From attribute to quality signal - and back again? The adoption of screwcaps on fine wines, 1970-2012
Malte Doehne, ZU Friedrichshafen - Sociology
More than 400 million bottles of wine are adversely affected by faulty cork closures each year. Premium winemakers are well aware of the problem and a solution long exists in form of the screwcap. Used on table wines since the 1930s, it eliminates two of cork’s major potential flaws: cork taint and premature oxidation. In recent years, a premium screwcap for use on expensive wines has been gaining market shares in some winemaking regions but not at all in others. The explanation commonly offered for non-adoptive behavior is that consumers associate screwcaps with wines of low quality and that premium winemakers must therefore use corks to signal the high quality of their product. While intuitive, this explanation fails to address the conditions under which adoption behaviors change and upon whose initiative such changes take place when they do. In this paper, I address these questions and their implications for understanding the diffusion of innovations on markets. I develop my argument as an empirical application of Harrison White’s ‘Markets from Networks’-approach. Drawing on a dataset of 35,000 wines made by 650 winemakers in 10 winemaking regions of Germany, I examine the adoption of screwcaps across multiple market contexts. I find evidence that variation in screwcap adoption is indicative of underlying differences in both local market structure and the relative market position of adopters. In presenting my findings, I demonstrate how 'Markets from Networks’ can be made fruitful for empirical analysis.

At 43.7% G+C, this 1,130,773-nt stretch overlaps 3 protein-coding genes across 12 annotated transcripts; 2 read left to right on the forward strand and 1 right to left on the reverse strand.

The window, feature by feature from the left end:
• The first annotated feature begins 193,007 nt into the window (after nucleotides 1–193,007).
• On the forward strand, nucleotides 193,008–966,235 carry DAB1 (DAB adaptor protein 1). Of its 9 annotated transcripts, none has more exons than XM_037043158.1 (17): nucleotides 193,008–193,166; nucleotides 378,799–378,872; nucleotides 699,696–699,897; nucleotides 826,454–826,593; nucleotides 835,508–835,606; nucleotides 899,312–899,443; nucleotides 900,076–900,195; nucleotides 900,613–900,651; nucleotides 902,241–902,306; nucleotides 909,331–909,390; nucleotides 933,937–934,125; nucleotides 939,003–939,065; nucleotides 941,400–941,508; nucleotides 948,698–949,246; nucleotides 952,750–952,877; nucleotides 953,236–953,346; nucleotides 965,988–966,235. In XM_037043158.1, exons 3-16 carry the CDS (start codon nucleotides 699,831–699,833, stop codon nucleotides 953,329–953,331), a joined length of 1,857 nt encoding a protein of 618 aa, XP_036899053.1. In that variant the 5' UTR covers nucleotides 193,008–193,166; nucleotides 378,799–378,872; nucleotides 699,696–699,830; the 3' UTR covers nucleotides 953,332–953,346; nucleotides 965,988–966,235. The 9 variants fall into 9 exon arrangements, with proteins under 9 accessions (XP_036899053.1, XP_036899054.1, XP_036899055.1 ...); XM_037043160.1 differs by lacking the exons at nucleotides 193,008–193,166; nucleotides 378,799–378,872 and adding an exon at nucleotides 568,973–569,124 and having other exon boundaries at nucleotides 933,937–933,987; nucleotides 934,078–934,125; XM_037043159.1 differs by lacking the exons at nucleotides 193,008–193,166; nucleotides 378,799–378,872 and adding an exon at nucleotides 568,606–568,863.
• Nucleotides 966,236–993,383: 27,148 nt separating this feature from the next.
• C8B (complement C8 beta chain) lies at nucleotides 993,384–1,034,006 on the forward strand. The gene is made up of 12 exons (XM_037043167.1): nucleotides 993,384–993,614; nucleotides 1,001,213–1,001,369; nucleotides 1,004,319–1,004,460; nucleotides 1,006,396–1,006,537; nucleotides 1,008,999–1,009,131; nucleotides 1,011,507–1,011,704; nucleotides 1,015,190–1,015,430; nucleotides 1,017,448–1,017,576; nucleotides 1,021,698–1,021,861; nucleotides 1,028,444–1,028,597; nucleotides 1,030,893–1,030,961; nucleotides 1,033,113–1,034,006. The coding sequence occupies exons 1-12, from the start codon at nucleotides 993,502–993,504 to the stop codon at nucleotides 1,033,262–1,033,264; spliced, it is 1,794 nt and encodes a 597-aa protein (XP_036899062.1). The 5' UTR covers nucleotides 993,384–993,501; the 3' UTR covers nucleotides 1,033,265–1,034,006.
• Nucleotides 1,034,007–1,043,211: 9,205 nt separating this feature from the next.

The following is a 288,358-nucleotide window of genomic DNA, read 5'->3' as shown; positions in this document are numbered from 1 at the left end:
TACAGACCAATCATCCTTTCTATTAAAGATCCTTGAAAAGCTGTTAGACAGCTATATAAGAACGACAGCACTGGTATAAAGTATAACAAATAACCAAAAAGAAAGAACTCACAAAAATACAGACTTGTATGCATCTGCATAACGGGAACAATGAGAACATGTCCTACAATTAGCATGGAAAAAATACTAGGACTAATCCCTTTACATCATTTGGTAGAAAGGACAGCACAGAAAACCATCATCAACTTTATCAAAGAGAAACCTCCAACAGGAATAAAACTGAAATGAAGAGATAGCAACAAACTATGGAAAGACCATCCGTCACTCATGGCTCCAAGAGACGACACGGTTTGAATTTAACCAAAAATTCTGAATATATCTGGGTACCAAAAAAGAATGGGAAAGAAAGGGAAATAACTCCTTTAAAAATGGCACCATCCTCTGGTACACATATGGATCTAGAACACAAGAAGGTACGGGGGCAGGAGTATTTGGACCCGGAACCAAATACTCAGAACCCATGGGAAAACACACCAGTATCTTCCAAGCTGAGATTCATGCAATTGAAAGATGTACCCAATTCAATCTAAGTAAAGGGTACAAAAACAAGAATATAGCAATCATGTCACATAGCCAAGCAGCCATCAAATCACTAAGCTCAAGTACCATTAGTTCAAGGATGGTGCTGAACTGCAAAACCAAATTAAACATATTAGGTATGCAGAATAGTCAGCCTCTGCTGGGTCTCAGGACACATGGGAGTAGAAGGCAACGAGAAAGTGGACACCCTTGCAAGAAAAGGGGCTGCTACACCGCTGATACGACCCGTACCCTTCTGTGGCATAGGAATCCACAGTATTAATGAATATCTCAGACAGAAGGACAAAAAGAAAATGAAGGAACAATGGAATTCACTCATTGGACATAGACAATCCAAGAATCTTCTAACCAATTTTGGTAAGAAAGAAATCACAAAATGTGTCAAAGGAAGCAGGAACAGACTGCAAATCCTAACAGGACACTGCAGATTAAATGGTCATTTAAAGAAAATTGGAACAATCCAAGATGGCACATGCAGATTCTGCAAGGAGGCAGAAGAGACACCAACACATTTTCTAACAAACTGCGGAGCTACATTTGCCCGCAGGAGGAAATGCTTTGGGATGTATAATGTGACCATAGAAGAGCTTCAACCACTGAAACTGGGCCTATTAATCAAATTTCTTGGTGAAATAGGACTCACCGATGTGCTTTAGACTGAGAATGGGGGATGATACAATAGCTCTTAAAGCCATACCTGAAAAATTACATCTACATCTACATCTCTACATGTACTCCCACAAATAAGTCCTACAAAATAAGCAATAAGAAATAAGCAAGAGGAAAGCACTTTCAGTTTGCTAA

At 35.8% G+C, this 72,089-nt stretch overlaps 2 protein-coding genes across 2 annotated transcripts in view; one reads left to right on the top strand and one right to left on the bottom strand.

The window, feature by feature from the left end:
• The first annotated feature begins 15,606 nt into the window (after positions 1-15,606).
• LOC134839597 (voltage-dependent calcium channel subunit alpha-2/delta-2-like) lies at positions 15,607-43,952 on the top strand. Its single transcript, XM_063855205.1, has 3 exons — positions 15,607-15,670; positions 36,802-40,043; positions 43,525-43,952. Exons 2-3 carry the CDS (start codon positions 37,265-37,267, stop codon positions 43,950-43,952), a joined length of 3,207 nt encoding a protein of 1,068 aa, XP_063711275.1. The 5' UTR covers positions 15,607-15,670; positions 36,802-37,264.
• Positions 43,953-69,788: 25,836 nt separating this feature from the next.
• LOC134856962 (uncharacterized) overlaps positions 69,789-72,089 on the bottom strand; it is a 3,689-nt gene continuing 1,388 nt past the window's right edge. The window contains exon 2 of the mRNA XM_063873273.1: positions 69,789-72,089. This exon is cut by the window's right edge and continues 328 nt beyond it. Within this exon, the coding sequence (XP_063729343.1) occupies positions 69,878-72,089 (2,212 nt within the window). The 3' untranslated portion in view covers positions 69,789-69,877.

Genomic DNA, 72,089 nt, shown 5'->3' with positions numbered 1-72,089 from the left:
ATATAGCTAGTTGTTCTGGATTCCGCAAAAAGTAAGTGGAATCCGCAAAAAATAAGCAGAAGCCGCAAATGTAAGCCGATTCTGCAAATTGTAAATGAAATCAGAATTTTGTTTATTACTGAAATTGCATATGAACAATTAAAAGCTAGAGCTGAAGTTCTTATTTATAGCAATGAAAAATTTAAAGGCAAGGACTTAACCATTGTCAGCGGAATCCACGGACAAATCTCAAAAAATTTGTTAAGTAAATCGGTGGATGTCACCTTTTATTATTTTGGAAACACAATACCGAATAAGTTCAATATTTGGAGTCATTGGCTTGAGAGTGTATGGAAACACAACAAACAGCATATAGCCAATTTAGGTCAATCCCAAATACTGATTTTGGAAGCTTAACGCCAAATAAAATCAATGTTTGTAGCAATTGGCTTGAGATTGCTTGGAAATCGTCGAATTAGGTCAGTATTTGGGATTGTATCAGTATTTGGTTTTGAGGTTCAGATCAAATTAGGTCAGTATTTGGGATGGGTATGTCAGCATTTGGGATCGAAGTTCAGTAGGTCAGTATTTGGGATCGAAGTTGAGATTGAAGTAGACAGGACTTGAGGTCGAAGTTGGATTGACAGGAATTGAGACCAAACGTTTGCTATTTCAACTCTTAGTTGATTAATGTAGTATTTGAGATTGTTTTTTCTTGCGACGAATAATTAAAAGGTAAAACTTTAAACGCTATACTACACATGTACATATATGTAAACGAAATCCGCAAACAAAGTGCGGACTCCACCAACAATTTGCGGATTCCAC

March, 25 2014 | 12:30 - | 230E Gross Hall